Sunday, 3 January 2016

The Grasshopper Book of Expedition Rowing

For those of us who grew up in English-speaking homes in the 1960s and 70s, long before the days of Wikipedia, our early education was shaped by Ladybird Books.

Extraordinarily, despite covering an extremely broad range of topics from Your Body, to Baby Jesus, via Ballet and The Beach (to name but four that I remember owning), there was never a Ladybird Book of Expedition Rowing.

There still isn't, but this is what one might have looked like. Particularly if their illustration department had been on strike.

Jane is an expedition rower. This means she likes to row long distances in new places.

She’s been on rowing expeditions in many different countries. Last year, she went on a long row in the Netherlands. She and her friends saw a windmill.

When she went on a rowing expedition in the south of France, the organisers expected her crew to drink two bottles of red wine at lunchtime. This is because the rowing tour was also a cultural experience.

Expedition rowers need to eat whenever they can. This is because rowing burns up a lot of calories. If they don’t eat enough, they become grumpy, say mean things to their crewmates and make poor decisions. That’s not good.

Jane always takes Jelly Babies with her on expedition rows. She shares them with the others. Recently she learned that the fourth Dr Who did this too, and she wonders if people think she’s channeling Tom Baker.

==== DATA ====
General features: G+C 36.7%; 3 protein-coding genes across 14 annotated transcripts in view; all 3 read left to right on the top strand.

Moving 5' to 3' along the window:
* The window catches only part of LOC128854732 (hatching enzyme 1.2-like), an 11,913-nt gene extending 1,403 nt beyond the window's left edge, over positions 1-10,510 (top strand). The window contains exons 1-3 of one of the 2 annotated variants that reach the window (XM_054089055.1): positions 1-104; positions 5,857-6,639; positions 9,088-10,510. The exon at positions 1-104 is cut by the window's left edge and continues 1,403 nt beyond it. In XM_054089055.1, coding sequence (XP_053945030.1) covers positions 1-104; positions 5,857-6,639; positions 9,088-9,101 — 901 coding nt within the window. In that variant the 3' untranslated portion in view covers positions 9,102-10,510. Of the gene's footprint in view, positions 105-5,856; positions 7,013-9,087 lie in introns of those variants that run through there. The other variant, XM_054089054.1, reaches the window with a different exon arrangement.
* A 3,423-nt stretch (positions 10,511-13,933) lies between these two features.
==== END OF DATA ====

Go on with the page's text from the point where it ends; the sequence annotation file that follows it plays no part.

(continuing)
After you’ve rowing for several hours, you arse hurts. But Jane uses a special cushion called a “seat pad”, which delays the onset of the pain, and reduces it. In fact, she usually uses two. “Any idiot can be uncomfortable”, Jane laughs.

Expedition rowers just “shut up and row”. They don’t moan when their arses hurt. Or their hands, wrists, or backs. Anyone who complains doesn’t get invited again.

Expedition rowing boats are usually coxed. The cox is the person who steers the boat whilst the others row. The crew members take turns to cox.

Whilst they are steering, they usually also have to read the map, give information about how far into their stint they are, motivate the crew, eat, tape up their hands, take photos, and have a wee wee.

Coxes need to be good at multi-tasking!

Many rowing expeditions need a “land team”. This is a glamorous term for the poor bugger who has to drive the boat trailer from the start to the finish, whilst everyone else has fun rowing. Jane often appoints her boyfriend, Peter, to be “Land Team Manager”. The role is a functional one: there isn’t actually anyone else in this team.

He can track their progress on Yellowbrick. This helps him work out whether he’s got time to pop to the chippie before they get in. He can’t go to the pub, because he’s got to drive the darn boat home. Peter wonders if he should take up rowing.

If you think Jane's hobby sounds super fun, and you'd like to try expedition rowing yourself, visit

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